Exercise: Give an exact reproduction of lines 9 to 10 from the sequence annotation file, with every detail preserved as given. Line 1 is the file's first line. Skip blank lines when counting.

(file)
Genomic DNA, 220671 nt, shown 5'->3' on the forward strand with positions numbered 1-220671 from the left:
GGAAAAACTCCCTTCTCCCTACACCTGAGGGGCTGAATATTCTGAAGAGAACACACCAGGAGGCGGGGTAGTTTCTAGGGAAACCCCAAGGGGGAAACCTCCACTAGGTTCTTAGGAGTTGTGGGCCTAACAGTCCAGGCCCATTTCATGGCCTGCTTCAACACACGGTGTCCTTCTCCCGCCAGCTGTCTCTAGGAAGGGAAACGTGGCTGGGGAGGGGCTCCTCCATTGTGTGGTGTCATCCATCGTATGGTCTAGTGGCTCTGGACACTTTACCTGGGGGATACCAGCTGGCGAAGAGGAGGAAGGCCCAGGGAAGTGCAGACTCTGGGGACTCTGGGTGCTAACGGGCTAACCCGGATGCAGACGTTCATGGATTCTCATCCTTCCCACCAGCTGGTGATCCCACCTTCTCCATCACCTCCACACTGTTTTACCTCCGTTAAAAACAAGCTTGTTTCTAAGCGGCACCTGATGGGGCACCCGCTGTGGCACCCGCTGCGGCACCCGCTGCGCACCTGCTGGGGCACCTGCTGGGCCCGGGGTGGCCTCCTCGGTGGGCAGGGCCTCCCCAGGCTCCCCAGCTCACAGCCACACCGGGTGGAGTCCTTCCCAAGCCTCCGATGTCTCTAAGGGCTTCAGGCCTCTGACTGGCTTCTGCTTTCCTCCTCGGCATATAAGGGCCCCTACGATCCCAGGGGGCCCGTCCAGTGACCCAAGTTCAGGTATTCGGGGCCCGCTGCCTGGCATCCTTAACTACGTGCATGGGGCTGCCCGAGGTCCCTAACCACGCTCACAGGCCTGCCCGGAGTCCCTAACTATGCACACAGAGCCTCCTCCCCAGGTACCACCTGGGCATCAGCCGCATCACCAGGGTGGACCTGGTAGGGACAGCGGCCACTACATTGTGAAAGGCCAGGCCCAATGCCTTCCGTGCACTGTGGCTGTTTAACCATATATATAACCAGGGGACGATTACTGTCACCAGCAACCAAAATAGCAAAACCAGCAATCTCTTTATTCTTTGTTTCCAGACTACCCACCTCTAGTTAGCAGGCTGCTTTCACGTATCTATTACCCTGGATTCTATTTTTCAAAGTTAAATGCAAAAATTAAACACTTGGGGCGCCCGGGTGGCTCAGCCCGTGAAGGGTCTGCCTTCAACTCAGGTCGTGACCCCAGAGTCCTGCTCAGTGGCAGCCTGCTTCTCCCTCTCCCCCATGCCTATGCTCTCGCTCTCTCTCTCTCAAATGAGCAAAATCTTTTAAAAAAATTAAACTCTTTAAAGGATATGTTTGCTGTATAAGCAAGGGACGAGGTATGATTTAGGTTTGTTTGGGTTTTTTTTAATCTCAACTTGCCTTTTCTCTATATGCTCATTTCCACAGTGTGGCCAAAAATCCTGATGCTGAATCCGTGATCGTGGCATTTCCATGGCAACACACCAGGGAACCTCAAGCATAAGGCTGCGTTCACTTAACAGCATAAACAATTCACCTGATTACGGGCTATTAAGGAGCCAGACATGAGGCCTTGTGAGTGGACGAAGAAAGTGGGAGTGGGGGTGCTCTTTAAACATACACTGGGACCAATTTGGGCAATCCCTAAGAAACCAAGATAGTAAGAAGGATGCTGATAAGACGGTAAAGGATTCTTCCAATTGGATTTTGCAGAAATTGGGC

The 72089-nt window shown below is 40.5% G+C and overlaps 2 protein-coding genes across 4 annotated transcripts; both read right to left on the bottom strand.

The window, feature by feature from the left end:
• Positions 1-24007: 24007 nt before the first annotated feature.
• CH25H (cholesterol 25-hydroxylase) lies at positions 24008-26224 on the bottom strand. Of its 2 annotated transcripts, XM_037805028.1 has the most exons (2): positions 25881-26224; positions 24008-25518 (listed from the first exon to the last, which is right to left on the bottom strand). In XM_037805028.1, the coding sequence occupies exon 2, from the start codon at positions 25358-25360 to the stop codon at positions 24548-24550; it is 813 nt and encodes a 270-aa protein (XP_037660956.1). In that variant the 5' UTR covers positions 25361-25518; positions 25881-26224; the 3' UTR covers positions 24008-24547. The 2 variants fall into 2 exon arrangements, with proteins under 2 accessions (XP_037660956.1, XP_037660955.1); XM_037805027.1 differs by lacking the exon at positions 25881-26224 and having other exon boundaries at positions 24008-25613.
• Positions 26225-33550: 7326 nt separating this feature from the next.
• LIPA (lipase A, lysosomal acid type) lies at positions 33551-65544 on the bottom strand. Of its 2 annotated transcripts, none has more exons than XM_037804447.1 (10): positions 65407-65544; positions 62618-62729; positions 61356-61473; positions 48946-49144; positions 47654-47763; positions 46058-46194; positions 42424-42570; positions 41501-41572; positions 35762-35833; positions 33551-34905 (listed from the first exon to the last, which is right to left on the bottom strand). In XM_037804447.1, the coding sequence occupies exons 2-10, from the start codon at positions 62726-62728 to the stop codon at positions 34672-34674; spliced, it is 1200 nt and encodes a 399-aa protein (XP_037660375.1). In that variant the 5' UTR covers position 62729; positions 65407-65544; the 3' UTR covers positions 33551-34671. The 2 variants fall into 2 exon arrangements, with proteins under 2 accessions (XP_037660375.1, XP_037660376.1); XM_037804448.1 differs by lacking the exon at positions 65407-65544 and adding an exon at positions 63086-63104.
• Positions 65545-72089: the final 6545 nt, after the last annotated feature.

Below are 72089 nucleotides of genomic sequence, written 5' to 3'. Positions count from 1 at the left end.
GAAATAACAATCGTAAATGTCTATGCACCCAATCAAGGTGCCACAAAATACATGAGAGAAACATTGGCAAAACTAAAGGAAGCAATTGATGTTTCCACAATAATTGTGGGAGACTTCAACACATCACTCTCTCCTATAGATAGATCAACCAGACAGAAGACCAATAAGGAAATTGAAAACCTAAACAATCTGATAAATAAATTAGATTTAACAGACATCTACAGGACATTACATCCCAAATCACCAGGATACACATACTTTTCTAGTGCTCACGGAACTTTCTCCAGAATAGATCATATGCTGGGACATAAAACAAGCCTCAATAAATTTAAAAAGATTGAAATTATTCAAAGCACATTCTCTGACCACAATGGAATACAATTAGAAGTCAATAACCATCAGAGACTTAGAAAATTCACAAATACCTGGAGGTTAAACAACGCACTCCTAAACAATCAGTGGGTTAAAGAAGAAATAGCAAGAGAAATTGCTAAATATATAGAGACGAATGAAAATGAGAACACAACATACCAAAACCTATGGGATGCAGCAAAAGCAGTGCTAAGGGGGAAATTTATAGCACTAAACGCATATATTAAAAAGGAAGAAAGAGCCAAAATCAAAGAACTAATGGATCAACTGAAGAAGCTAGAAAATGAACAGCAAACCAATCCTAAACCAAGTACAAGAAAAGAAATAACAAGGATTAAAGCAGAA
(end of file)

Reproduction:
• Positions 65545-72089: the final 6545 nt, after the last annotated feature.

Below are 72089 nucleotides of genomic sequence, written 5' to 3'. Positions count from 1 at the left end.